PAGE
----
HOW DOES LA PLAY A PART IN YOUR MUSIC CAREERS?
JS: My “day job” (if you can call it that, because I love doing it) is writing music for and sound designing film, tv, and theater. It’s a good city to pursue that in, and I can’t really see myself working in film from anywhere else. I also love how spread out and formless LA is. It doesn’t breed the same sort of self-identification that cities like New York, Chicago, Boston, or Portland do. Nobody is proud to be from Los Angeles. We’re all somewhat ashamed of it. Because of that, it really feels like you’re working somewhat in a vacuum. You’re not making art as a part of your environment or contributing to it, you’re making art *against* your city, and in spite of it. I can’t imagine living in a place where I felt like I truly belonged.
IS THERE A REBELLIOUS NATURE BEHIND YOUR SOUND OR IS IT ALL PURELY FOR CREATIVE EXPRESSION AND PREFERRED TASTE? ARE THERE ANY UNDERLYING MESSAGES THAT YOU WANT YOUR LISTENERS TO GET FROM YOUR MUSIC? (NOT TALKING ABOUT SUBLIMINAL SHIT LOL)
WH: We’re a bit past our respective rebellious stages. Clipping is definitely driven more by concept than by ‘expression.’ Which is not to say that we’re clinical, or exclusively intellectual about our music, either. The message is in the execution, not the literal content of the lyrics. Does that make sense? Our politics are in the methods we use — we don’t explicitly state those politics in the lyrics, like, say, a straight edge punk band would.
JS: I would say that the lyrics are as much timbral choices as the sounds in the beats. The subject of a song and the words used are as much a musical and orchestrational decisions as how we’re EQing the snare sound or which distortion we’re running a field recording through or something. All those choices are referential and specific, but (to me, at least) in a very aesthetic musical way more than specifically political.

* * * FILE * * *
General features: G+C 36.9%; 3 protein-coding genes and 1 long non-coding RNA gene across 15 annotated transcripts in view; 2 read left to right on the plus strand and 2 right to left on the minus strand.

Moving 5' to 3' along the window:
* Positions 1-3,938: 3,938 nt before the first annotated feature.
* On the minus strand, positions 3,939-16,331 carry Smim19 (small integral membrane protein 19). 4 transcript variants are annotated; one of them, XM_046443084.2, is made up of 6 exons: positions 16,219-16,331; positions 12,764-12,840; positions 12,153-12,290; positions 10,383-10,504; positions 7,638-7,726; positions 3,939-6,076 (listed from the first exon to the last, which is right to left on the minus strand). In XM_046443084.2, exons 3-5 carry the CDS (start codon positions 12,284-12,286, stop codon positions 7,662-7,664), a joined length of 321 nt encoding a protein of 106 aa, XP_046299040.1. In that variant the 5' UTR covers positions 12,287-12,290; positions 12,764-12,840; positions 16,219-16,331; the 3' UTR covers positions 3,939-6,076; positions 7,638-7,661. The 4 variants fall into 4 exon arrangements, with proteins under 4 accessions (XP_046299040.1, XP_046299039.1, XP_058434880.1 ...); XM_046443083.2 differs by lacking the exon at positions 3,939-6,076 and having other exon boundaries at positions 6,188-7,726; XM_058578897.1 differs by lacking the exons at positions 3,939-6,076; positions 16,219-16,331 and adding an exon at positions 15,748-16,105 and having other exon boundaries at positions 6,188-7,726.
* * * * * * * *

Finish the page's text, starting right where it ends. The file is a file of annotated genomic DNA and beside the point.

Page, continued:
DAVEED DIGGS, ANY RAPPERS YOU LOOK UP TO? ANYONE THAT INSPIRED YOU INITIALLY TO START RAPPING WHEN YOU WERE YOUNGER? HOW LONG HAVE YOU BEEN RAPPING?
DD: I’ve been rapping for at least 16 years I guess. E-40 and Aesop Rock are the 2 rappers I probably studied most when I was starting out. Float and Charlie Hustle were two extremely important albums to me and I probably still know every word of both of those. I probably really decided I wanted to start rapping after listening to Freestyle Fellowship a bunch. Inner City Griots kind of changed my life in that I think it was the first time I really understood how far you could push the genre. And all the old Project Blowed comps (which is one of the reasons it was such an honor to tour with Busdriver earlier this year). Pharoahe Monch was also a big early influence. But after that I just started consuming everything I could get my hands on. Lil Wayne was a big influence on me (and we’re about the same age so it seemed important to learn from somebody who was on top of their game while I was still trying to figure it out). And I’m really a product of the Hyphy movement in The Bay. So Keak da Sneak, Mac Dre, Guce (not really Hyphy but really important to SF’s Gangster Rap scene), Turf Talk (maybe the most underappreciated rapper in the game). Then there was my community of rappers that I was working with and around. Rafael Casal (one of my best friends on the planet and one of the best rappers around), Chinaka Hodge (another friend and one of my heroes artistically).
I KNOW THERE ARE A LOT OF PEOPLE THAT DON’T “GET IT”. DOES THAT ENCOURAGE OR DISCOURAGE YOUR WORK?